We recently spoke with Engineering Director in Hong Kong, Esmond Cheung.
Esmond was the first employee of BAI in Hong Kong and has been with us for over 24 years. Before Esmond joined BAI, he actively participated in the pioneering project of providing the USDC 800 / GSM 900 cellular coverage in Hong Kong’s Mass Transit Railway (MTR). After joining BAI, he lead another pioneering project in Hong Kong to provide the DCS 1800 cellular coverage in Hong Kong MTR within two years, which finished ahead of schedule. Currently, Esmond leads his engineering team of 40+ members to deliver multiple projects in diverse spectrum from AM, FM, VHF, UHF and all the way to up to the Sub-6 WiFi. Apart from radio projects, elements like optical fibre, IP network, network security, SCADA, CCTV, IoT, etc, are also the appetite of the end customer.
What’s the most important development happening in our industry in Hong Kong and what does that mean for BAI?
The most important development in the industry is 5G. Since the auction of new 5G spectrum in Hong Kong in end 2019 / early 2020, the MNOs are progressively launching 5G services. Though the most time-efficient way is to re-farm existing licensed spectrum, utilisation of the new 5G spectrum is catching up. With the emerging network topology and new 5G spectrum of higher carrier frequency, new design rules and optimisation rules are needed to devise.
Sometimes I feel that we are reaching the limit, like the quantum limit of Moore’s Law in the semiconductor field. We could no longer simply increase the size of the RF feeder cable as it doesn’t work anymore for higher carrier frequency. Existing closed mindset could jeopardise possible solutions. To BAI, this means new opportunities, not only for those new areas where there is no infrastructure, but also for those areas where there is existing infrastructure that is not 5G ready, and we could suggest ways to upgrade to meet the MNO’s and landlord’s appetite.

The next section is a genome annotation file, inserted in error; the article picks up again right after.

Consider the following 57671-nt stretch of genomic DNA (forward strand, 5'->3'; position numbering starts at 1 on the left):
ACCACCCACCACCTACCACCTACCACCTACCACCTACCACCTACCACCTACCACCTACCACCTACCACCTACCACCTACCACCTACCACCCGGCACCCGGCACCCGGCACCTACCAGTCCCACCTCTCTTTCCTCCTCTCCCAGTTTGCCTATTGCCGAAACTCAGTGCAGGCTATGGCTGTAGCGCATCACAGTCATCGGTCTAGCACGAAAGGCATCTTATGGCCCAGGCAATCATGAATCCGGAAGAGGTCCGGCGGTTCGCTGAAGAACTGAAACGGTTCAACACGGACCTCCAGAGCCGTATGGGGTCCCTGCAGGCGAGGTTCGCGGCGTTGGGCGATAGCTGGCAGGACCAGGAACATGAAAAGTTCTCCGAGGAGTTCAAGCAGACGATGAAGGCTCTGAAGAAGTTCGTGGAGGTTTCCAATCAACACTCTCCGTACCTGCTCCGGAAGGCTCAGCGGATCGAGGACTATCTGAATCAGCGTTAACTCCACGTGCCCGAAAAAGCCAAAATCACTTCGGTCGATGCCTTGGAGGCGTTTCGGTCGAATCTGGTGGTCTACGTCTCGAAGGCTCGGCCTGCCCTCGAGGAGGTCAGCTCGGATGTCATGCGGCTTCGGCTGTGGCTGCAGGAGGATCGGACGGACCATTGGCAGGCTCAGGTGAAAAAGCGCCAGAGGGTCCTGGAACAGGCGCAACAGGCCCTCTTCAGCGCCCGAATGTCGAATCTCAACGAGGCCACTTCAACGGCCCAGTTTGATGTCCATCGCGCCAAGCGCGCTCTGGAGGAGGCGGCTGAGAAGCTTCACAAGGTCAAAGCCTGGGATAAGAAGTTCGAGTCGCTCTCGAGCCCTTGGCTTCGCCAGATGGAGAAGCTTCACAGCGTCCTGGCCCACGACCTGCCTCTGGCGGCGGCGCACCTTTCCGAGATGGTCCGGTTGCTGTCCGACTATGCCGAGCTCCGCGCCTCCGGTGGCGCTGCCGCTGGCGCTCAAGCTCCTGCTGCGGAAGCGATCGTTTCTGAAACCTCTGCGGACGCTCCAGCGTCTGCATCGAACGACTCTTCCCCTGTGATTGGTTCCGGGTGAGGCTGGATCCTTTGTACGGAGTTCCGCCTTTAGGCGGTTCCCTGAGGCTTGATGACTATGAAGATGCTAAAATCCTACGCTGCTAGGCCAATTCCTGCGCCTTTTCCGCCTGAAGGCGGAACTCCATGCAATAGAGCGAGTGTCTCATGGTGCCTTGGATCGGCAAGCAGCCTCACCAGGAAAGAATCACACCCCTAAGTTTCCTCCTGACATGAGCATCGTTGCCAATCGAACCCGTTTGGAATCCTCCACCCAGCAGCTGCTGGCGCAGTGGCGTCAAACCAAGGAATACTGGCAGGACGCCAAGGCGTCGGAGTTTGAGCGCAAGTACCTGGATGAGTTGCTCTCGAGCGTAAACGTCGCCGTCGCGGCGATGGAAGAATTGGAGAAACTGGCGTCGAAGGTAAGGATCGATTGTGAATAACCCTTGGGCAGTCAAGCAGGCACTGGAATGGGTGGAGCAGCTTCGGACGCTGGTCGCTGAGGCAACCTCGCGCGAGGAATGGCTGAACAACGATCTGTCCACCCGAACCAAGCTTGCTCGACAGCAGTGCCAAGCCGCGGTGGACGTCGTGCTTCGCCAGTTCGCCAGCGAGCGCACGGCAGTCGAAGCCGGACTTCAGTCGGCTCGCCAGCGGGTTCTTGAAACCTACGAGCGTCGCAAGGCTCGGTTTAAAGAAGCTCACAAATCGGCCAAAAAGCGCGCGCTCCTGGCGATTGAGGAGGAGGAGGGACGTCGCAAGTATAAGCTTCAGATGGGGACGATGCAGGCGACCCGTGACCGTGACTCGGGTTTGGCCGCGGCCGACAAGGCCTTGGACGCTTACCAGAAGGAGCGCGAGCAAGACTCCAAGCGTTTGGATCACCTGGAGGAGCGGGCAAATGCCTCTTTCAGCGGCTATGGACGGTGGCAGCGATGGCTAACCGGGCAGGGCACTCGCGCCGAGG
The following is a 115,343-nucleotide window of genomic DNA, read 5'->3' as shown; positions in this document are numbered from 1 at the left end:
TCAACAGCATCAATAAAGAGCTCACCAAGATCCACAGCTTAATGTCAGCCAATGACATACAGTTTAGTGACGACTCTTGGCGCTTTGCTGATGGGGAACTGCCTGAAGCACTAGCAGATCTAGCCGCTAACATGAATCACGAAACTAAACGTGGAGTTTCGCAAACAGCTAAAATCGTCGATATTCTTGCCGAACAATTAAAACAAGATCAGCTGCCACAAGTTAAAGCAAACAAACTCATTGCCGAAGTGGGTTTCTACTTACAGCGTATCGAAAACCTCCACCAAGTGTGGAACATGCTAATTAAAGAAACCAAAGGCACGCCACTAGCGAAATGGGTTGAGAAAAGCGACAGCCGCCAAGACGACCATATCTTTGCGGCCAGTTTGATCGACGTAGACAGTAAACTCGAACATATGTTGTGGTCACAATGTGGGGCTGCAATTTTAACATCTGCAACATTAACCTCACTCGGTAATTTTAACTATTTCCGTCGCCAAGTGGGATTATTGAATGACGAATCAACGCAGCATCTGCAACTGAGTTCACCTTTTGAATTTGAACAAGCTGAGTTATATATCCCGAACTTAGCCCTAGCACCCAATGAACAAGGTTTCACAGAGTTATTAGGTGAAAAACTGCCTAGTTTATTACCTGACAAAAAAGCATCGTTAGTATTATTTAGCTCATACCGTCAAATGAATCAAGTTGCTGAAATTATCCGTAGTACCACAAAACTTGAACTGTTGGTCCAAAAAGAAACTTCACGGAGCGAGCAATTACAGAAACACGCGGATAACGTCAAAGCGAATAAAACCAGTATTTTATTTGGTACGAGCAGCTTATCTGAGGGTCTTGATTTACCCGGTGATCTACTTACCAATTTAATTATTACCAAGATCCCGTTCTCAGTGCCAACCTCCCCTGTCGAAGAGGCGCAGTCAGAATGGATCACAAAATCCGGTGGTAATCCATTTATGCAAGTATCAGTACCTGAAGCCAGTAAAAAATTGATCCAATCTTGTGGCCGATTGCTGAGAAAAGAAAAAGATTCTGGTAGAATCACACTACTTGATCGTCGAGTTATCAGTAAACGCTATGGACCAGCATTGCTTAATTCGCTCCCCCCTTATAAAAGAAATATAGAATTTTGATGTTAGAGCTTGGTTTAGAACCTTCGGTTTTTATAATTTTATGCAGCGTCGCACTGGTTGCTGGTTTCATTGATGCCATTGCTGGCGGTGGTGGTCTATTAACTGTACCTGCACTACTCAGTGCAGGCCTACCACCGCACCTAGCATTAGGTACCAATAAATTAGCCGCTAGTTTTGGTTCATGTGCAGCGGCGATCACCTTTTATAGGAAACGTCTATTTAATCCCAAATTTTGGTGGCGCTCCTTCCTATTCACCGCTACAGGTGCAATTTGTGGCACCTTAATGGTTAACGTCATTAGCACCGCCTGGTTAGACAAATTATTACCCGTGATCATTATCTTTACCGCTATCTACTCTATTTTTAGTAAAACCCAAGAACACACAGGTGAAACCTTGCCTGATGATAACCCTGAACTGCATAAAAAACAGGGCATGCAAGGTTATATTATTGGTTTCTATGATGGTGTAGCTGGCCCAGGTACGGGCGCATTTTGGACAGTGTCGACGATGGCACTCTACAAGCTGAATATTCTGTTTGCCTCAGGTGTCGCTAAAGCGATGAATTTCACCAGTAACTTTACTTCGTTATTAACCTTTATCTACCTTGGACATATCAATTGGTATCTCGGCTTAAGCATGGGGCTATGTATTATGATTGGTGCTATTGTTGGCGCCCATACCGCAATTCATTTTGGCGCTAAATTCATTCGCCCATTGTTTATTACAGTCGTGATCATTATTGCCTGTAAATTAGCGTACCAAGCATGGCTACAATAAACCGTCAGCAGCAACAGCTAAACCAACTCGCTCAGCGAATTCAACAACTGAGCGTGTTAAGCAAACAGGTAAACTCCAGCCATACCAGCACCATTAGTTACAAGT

What inspires you most in the work that you do?
Inspiration comes from communications. Talking to clients and colleagues and understanding their problems and needs. Chatting with young engineers sometimes reminds you of things that you may have forgotten in a fresh way.
What is a technique you use to be more effective in your work?
Prioritise the work, break it down into small tasks, and avoid multi-tasking within the small tasks. And nowadays, the most important is to put your phone away.
What’s one of the ongoing challenges you face at work and how do you manage it?
The ongoing challenge is the keep up with the fast changing industry, like new spectrum, new communication standards, new network topologies, etc. We have to keep ourselves updated, like keeping up with posts from leading industrial forums and obtaining more up-to-date information from equipment vendors and instrumentation suppliers. Attending presentations, workshops, and training is essential to enable our team to be technically ready for the next step.
What is your advice for proactively managing your career?
I would say you have to have your own vision, set and prioritise the goals with a detailed timeline, and equip yourself with proper training, exposure, and experiences. Also, find an experienced mentor in your field, and finally, periodically review and adjust the plan to meet the actual environment. Note “Opportunity wastes no time with those who are unprepared.”
Who has been the greatest influence on your career and why?
I would guess that person is myself. Having studied electronic engineering for several years, and during my first job, I understood that I was lacking something in order to get myself into the wireless communication engineering field in Hong Kong at that time, in which radio paging and analogue mobile business was blooming. Then I went back to study communication engineering and got my second job, as a radio engineer in the next year. Though ‘life is like a box of chocolates’, I try to pick the one I prefer.
What would people be surprised to learn about you?
Though Hong Kong is surrounded by sea and has so many small islands, frankly, I do not know how to swim at all. But I do like snorkelling, of course with floating aids.